Date: December 6, 2019
By BosNewsLife News Center with reporting by BosNewsLife’s Stefan J. Bos
YEREVAN, ARMENIA (BosNewsLife)– Aid workers say a lack of firewood used for heating threatens the health of thousands of Armenian Christians who still live in temporary shelters after surviving a devastating earthquake in 1988.
“Winters in Armenia stretch from November until late May, and temperatures can drop to -33° Celsius (91.40 Fahrenheit),” said the Christian aid group Barnabas Fund. “Making matters worse is that firewood is scarce in Armenia this winter, as the hot, dry summer of 2019 resulted in ferocious forest fires, which destroyed much of the country’s sparse forests,” it added.
The group noted that more than three decades after the country’s devastating earthquake, many Armenian Christians “have since lived in very basic temporary accommodation” that gives little protection.
Measuring a magnitude of 7.0 on the Richter scale, the quake struck northern Armenia on December 7, 1988, killing more than 25,000 people and injuring hundreds of thousands more.
Hundreds of thousands of people were left homeless as high-rise apartment blocks collapsed like dominoes.
Despite the difficulties, Christian survivors in the region say they remain faithful to their faith in Christ. “I have no children, and God is my only relative. I entrust all my hopes to His hands because He never leaves me alone,” said 92-year-old Arpik, a woman who apparently uses one name. “Through the Church sisters and brothers, I always receive God’s support. My God is alive, and that means I live too,” said Arpik in remarks distributed by Barnabas Fund.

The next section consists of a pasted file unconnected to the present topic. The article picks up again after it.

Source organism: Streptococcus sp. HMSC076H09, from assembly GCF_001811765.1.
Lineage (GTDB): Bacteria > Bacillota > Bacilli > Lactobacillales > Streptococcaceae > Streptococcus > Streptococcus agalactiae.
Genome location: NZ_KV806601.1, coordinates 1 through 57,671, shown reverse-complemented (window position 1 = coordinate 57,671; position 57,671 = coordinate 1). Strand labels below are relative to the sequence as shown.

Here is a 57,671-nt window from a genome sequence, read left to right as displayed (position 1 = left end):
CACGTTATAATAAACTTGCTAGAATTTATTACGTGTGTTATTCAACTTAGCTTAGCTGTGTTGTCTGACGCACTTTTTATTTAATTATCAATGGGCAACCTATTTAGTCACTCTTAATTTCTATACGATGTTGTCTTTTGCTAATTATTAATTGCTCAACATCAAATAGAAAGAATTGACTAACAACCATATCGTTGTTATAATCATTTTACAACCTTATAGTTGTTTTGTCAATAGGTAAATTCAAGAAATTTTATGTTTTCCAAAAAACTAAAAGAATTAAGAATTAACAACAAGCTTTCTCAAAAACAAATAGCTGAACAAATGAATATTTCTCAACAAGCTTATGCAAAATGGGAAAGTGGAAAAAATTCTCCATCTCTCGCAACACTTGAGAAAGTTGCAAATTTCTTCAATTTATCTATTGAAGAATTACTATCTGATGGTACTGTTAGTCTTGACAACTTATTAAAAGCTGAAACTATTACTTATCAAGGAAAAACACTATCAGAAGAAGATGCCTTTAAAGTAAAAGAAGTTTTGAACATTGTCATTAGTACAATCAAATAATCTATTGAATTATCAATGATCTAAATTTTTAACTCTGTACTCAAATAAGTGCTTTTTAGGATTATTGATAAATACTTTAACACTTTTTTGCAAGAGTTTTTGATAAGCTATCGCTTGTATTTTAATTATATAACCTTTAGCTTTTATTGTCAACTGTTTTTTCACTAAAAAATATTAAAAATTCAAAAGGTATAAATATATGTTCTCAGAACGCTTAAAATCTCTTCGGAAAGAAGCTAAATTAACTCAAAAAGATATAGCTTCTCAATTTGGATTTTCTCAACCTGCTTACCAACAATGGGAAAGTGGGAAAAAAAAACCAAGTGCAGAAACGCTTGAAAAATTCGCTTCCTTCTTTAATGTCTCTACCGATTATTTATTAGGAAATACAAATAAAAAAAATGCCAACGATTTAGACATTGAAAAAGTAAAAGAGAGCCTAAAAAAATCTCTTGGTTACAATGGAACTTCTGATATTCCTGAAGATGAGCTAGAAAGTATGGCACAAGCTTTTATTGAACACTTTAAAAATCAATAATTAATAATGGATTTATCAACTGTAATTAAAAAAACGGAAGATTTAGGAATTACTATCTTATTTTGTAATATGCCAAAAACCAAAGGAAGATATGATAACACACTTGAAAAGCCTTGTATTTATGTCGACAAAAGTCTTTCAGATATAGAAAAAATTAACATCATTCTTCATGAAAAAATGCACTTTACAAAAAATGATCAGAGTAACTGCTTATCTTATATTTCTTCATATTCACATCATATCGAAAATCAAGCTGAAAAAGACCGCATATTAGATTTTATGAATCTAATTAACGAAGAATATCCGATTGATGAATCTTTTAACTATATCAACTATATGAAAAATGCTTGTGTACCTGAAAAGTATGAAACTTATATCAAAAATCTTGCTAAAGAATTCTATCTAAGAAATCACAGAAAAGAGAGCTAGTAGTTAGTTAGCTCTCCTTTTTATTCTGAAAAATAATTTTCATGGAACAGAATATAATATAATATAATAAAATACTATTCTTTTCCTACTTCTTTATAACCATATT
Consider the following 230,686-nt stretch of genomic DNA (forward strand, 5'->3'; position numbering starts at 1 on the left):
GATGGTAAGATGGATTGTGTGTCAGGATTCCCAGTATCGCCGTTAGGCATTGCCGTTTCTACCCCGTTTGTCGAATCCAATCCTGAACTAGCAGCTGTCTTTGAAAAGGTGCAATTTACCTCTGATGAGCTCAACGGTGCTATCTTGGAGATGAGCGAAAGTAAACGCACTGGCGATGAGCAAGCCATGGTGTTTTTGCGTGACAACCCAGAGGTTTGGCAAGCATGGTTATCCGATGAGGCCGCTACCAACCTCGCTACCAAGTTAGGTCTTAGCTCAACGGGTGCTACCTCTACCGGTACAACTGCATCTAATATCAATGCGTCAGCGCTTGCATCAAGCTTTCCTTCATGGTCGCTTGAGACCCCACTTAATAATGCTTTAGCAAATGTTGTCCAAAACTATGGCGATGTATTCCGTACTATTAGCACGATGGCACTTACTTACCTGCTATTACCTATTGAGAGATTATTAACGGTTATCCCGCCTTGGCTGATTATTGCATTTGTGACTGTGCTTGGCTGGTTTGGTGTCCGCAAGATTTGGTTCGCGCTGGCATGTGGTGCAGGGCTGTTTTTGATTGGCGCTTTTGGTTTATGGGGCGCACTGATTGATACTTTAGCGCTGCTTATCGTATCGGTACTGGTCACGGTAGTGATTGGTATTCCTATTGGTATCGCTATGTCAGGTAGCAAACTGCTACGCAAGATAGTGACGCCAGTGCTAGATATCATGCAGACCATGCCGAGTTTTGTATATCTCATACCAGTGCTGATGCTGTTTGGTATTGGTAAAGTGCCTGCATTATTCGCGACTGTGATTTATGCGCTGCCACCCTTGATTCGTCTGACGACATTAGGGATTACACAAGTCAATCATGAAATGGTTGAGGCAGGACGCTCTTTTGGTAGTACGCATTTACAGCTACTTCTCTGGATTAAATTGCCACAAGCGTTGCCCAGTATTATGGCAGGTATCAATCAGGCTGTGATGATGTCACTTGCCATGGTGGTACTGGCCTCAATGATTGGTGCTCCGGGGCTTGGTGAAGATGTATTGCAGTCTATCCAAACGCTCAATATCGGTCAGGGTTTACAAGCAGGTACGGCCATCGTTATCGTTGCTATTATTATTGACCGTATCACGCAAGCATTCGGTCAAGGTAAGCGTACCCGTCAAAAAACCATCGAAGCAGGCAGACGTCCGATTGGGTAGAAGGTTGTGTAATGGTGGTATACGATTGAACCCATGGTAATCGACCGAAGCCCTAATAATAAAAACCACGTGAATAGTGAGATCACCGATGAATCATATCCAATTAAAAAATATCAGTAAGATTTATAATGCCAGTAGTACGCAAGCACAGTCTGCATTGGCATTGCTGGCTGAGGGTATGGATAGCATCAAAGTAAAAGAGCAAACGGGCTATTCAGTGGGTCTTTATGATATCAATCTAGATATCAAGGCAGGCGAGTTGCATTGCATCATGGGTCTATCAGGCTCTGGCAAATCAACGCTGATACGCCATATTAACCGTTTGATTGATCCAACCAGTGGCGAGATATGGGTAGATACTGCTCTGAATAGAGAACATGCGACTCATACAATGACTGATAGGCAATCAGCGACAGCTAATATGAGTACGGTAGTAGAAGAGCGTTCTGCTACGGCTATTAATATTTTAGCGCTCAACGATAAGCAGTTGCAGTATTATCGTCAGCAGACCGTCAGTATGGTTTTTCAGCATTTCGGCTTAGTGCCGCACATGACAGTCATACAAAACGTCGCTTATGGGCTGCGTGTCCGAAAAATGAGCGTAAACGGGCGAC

The Christian woman said she lost her home in the 1988 Armenia earthquake and has lived alone in a shelter known as a “domik” ever since. The domiks – supposed to be just temporary accommodation – are little more than scrap metal shacks with no insulation or protection from the bitter cold of an Armenian winter.
“Coping with both poverty and this intense cold is the stark everyday reality of Christians in the high-altitude Shirak region as they struggle to survive during this brutal season,” Barnabas Fund told BosNewsLife.
It said it had launched an appeal to raise support for the “neediest Christians” such as Arpik. “It will cost about $90 per household to keep a penniless Armenian Christian family warm this winter. That pays for four cubic meters of wood, or the gas and electricity.”
Barnabas Fund said it works closely with local churches to provide aid to needy believers. It asked supporters to “Show the warmth of your love for fellow Christians in Armenia with a gift of winter warmth.”
Armenia, which broke away from the Soviet Union in 1991, has one of the region’s oldest Christian civilizations. Humanitarian hardship experienced by Armenians adds to a long list of suffering throughout their bloodstained history, Barnabas Fund recalled.
The group said that over 1.5 million Armenian Christians are believed to have been killed by forces of the Ottoman Empire, which was in present-day Turkey.
They died in the prolonged “Armenian Genocide of a century ago,” which finished only a few years before Christians such as Arpik were born, Barnabas Fund said. “They died because they were Christians and refused to convert to Islam.”
The U.S. House of Representatives formally recognized the Armenian genocide in October and called for “education” about the United States’ humanitarian response.
But Turkish Foreign Minister Mevlut Cavusoglu immediately condemned the vote, calling it a “shameful decision of those exploiting history in politics (it is) null and void for our government and people.”
He said the resolution was Congress’ “revenge” for Turkey’s incursion into northern Syria. Turkey denies Armenians were singled out and died in a genocide. It says many Armenians living in the Ottoman Empire were killed “in clashes” with Ottoman forces during World War One.
France was the first major European country to make denying the Armenian Genocide a crime in 2001, followed by several other countries. It isn’t the only conflict faced by Armenia’s three million people: Since independence, the former Soviet republic also drew into a bloody battle with neighbor Azerbaijan over the mainly Armenian Nagorno-Karabakh region.